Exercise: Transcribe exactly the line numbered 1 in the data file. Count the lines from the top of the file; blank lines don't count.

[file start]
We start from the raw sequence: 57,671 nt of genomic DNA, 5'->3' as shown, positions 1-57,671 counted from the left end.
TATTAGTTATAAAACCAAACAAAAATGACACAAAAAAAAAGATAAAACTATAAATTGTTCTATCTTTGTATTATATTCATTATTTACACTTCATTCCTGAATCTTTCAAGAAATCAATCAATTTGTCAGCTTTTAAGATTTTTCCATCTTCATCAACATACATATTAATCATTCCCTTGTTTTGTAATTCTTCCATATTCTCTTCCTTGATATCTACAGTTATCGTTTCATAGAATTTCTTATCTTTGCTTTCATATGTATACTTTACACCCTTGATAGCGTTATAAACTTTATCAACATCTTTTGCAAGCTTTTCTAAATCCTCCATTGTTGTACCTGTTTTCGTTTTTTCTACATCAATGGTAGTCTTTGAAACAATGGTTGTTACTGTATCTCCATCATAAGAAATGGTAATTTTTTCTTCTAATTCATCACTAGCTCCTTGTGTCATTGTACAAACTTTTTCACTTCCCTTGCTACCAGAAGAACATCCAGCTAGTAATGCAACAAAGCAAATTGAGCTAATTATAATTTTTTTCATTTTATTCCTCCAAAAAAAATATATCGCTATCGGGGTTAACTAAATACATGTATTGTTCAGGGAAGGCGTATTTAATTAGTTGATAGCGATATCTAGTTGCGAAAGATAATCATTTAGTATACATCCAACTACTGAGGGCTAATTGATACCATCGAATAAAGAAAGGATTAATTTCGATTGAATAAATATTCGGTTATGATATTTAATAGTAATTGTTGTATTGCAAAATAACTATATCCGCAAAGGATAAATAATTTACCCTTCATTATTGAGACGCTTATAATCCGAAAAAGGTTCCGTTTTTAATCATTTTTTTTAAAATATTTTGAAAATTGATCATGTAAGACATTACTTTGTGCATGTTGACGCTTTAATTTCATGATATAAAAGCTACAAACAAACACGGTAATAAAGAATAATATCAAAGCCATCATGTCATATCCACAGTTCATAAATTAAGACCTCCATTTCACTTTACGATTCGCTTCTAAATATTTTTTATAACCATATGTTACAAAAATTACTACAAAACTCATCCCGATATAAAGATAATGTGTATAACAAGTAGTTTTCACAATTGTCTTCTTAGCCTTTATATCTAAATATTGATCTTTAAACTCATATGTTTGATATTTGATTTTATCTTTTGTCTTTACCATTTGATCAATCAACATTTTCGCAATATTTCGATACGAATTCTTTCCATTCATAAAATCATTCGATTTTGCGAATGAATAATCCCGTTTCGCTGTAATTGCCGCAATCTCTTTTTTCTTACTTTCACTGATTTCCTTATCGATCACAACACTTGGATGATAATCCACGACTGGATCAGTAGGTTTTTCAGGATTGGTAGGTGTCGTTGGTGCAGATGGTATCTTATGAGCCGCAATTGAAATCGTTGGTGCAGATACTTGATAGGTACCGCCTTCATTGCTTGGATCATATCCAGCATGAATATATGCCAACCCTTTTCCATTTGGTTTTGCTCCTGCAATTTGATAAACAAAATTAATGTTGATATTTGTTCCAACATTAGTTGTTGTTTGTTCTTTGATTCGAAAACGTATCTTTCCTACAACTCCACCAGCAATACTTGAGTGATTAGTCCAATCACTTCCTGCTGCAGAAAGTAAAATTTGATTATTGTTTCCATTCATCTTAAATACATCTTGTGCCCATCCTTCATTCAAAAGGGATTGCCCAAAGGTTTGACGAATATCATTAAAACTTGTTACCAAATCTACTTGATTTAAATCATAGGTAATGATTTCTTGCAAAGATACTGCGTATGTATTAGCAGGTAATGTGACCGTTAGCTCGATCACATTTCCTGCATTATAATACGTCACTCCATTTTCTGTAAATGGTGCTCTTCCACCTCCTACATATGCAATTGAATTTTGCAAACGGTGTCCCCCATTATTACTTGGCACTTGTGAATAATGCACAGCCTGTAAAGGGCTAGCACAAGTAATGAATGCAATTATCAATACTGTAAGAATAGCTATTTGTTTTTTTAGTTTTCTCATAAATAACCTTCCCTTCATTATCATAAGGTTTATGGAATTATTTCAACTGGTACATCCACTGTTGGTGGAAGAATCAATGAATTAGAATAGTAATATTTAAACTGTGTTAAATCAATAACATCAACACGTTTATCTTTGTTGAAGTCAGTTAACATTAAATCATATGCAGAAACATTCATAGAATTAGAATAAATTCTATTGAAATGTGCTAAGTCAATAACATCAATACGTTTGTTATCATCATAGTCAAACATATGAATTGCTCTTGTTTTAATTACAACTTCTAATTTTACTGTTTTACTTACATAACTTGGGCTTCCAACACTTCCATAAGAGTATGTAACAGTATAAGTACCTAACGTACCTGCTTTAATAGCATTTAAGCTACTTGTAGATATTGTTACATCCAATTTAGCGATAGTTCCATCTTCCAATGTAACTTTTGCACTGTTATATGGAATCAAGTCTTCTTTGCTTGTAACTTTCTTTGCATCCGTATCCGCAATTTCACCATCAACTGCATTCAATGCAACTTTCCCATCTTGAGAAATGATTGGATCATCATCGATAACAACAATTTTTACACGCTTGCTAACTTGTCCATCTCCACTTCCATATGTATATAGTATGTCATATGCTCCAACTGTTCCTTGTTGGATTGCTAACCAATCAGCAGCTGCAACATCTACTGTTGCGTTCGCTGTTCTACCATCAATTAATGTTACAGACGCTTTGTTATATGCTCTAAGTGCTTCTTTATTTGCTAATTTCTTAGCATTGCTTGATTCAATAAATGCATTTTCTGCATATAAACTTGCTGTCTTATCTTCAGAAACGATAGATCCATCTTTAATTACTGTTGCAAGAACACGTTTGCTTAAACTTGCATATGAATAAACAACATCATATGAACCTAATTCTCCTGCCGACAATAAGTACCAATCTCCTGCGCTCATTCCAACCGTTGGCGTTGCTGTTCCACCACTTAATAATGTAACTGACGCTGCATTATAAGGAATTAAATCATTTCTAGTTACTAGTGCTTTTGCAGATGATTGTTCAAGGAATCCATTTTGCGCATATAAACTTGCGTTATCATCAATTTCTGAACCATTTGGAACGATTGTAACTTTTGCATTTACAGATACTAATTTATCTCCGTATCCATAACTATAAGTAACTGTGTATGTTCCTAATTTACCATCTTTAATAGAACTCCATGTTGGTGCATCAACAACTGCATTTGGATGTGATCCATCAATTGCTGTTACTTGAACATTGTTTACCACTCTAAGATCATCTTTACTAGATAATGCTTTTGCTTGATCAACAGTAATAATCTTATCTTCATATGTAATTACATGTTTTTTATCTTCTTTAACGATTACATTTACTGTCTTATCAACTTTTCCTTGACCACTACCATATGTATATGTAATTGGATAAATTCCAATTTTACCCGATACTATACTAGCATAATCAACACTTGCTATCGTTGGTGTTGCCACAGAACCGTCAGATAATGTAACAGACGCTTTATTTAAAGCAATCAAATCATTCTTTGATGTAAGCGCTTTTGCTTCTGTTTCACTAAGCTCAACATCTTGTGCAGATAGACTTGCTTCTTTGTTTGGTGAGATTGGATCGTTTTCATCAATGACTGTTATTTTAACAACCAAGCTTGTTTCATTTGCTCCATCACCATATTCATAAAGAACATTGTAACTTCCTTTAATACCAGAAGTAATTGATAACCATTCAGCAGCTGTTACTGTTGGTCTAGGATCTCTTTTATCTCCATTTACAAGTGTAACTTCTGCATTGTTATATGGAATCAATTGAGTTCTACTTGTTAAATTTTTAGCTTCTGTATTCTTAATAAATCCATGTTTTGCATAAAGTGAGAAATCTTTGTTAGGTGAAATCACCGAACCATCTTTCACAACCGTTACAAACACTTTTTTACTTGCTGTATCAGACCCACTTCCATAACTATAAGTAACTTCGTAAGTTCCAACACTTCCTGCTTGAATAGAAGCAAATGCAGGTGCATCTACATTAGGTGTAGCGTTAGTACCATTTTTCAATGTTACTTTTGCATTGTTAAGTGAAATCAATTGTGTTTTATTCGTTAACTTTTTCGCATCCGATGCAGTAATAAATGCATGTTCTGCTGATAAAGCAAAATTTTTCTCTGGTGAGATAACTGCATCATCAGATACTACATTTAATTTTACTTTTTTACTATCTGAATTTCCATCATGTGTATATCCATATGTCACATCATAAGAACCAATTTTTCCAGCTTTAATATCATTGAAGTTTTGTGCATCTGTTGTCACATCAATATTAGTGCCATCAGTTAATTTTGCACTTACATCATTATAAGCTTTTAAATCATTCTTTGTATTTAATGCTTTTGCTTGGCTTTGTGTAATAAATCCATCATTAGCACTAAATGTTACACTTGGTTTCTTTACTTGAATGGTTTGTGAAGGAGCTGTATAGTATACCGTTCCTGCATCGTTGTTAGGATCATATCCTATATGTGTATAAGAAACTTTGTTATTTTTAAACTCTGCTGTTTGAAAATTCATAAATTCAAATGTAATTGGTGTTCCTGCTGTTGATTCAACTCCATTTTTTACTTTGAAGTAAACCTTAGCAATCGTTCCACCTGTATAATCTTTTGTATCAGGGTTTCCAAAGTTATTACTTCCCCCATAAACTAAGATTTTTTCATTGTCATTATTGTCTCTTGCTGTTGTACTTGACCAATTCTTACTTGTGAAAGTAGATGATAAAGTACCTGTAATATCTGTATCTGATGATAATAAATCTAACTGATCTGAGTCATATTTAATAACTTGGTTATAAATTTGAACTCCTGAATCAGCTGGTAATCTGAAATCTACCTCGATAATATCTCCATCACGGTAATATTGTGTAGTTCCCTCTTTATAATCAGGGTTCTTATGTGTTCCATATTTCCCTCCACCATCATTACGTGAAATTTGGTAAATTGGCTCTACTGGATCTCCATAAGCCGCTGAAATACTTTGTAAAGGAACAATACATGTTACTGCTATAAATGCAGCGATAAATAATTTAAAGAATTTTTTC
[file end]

We start from the raw sequence: 57,671 nt of genomic DNA, 5'->3' as shown, positions 1-57,671 counted from the left end.